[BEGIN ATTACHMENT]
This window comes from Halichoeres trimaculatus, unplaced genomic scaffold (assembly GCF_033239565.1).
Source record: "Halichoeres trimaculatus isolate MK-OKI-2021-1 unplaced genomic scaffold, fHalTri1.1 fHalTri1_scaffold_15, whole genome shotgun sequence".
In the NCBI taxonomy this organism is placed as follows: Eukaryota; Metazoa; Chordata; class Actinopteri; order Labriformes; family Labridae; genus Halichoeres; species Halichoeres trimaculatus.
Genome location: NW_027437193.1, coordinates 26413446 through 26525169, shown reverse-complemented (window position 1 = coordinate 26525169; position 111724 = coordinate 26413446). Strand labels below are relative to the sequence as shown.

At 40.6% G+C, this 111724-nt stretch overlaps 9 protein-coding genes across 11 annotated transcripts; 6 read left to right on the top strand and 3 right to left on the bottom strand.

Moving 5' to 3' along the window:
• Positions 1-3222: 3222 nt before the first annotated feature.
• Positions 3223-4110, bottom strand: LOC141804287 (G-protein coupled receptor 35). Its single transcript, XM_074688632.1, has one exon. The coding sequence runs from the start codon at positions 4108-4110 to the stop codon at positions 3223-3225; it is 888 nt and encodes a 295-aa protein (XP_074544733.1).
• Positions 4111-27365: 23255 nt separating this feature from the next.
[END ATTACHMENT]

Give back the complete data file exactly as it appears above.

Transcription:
This window comes from Halichoeres trimaculatus, unplaced genomic scaffold (assembly GCF_033239565.1).
Source record: "Halichoeres trimaculatus isolate MK-OKI-2021-1 unplaced genomic scaffold, fHalTri1.1 fHalTri1_scaffold_15, whole genome shotgun sequence".
In the NCBI taxonomy this organism is placed as follows: Eukaryota; Metazoa; Chordata; class Actinopteri; order Labriformes; family Labridae; genus Halichoeres; species Halichoeres trimaculatus.
Genome location: NW_027437193.1, coordinates 26413446 through 26525169, shown reverse-complemented (window position 1 = coordinate 26525169; position 111724 = coordinate 26413446). Strand labels below are relative to the sequence as shown.

At 40.6% G+C, this 111724-nt stretch overlaps 9 protein-coding genes across 11 annotated transcripts; 6 read left to right on the top strand and 3 right to left on the bottom strand.

Moving 5' to 3' along the window:
• Positions 1-3222: 3222 nt before the first annotated feature.
• Positions 3223-4110, bottom strand: LOC141804287 (G-protein coupled receptor 35). Its single transcript, XM_074688632.1, has one exon. The coding sequence runs from the start codon at positions 4108-4110 to the stop codon at positions 3223-3225; it is 888 nt and encodes a 295-aa protein (XP_074544733.1).
• Positions 4111-27365: 23255 nt separating this feature from the next.